The sad fact is that education has not changed much since the mid-1800s when Prussia first, then the United States, developed public education for the masses. The educational system they devised sought to accomplish two major objectives -- teach the three Rs so that workers would have the basic writing and computational literacy needed to work effectively in the factories; and train for conformity, so graduates would become compliant workers in the industrial economy. This approach integrated millions of ordinary people into the industrial system and helped create the modern democratic state and economy.

But history has radically accelerated and with it the jobs and workers required for a post-industrial political economy. According to an IBM study in 2012, which interviewed 3600 students and 1700 CEOs in 60 countries worldwide. The conclusion: the critical need now is not for industrial workers but for creative leaders able to think outside the very system that produced them.

Topping the list of what global CEOs and students are looking for as they face the future are creative thinking, the capacity to collaborate, the capacity to communicate effectively, the capacity to be open, flexible and empathetic, and operate in a global context. Simple technical and mathematical knowledge -- that which our schools are currently designed to teach and with which our accrediting agencies are concerned -- ranked low on the list.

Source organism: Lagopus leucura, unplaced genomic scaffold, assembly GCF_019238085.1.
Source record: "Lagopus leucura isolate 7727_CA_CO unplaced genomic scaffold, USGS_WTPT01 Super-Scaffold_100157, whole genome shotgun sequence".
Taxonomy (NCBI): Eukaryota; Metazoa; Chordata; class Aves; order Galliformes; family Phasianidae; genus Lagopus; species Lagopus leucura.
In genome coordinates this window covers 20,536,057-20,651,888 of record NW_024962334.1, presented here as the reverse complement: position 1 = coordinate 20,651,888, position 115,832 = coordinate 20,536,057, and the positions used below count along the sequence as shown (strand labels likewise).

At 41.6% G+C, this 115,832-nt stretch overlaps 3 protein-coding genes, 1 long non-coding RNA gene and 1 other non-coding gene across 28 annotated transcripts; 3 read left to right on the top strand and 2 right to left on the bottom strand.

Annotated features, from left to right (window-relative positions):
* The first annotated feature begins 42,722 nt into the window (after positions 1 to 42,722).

The emerging demand by our global corporations and by students for an education relevant to the future before them is opening up extraordinary opportunities for renewal and re-design. "No sector operates more inefficiently than education," said Forbes in a cover story on November 11, 2013, and "a new breed of disruptors is going to fix it." The article predicted that disruptive education will be "the next $1 trillion opportunity," rivaling the dot-com boom of the 1990s.

The educational Holy Grail of our time is to train our young people with both the core competencies and collaborative creativity they will need, using all the technologies and methodologies at our disposal from MOOCs (Massive Open Online Courses, modular and competency based design, and the full panoply of technological innovations coming into the market, plus making this possible through affordable prices. This, not protecting the current system, should be the remit of education.

If we do not educate our young, we not only forfeit their future, we invite impoverishment and unrest. If we do educate them for the world that is coming by emphasizing collaborative creativity as well as knowledge, entrepreneurship as well as core competencies, mastery of their interior realms as much as the capacity to navigate in the world, they will rise to the challenges before them because we will have equipped them to be change agents in their world. Our young are our future. Let us honor them as such. This is what the revolution engulfing education is all about.